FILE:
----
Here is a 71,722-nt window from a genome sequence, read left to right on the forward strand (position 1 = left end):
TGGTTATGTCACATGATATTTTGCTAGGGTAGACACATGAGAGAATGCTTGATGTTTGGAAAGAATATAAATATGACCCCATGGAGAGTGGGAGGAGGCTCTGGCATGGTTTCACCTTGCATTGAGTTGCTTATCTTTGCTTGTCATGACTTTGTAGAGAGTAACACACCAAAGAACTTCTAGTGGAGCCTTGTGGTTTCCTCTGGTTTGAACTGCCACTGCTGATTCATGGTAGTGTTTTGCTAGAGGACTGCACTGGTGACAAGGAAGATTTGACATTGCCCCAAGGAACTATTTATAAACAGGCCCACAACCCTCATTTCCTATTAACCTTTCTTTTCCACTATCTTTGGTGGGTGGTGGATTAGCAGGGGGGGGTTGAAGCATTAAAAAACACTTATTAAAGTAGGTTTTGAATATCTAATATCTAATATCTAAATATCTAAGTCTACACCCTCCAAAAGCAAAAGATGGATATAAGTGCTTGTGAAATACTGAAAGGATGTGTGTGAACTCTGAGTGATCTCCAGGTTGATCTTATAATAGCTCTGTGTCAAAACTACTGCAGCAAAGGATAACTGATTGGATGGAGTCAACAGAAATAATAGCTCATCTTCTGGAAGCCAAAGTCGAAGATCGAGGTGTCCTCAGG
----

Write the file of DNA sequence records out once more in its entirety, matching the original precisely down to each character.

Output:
Here is a 71,722-nt window from a genome sequence, read left to right on the forward strand (position 1 = left end):
TGGTTATGTCACATGATATTTTGCTAGGGTAGACACATGAGAGAATGCTTGATGTTTGGAAAGAATATAAATATGACCCCATGGAGAGTGGGAGGAGGCTCTGGCATGGTTTCACCTTGCATTGAGTTGCTTATCTTTGCTTGTCATGACTTTGTAGAGAGTAACACACCAAAGAACTTCTAGTGGAGCCTTGTGGTTTCCTCTGGTTTGAACTGCCACTGCTGATTCATGGTAGTGTTTTGCTAGAGGACTGCACTGGTGACAAGGAAGATTTGACATTGCCCCAAGGAACTATTTATAAACAGGCCCACAACCCTCATTTCCTATTAACCTTTCTTTTCCACTATCTTTGGTGGGTGGTGGATTAGCAGGGGGGGGTTGAAGCATTAAAAAACACTTATTAAAGTAGGTTTTGAATATCTAATATCTAATATCTAAATATCTAAGTCTACACCCTCCAAAAGCAAAAGATGGATATAAGTGCTTGTGAAATACTGAAAGGATGTGTGTGAACTCTGAGTGATCTCCAGGTTGATCTTATAATAGCTCTGTGTCAAAACTACTGCAGCAAAGGATAACTGATTGGATGGAGTCAACAGAAATAATAGCTCATCTTCTGGAAGCCAAAGTCGAAGATCGAGGTGTCCTCAGG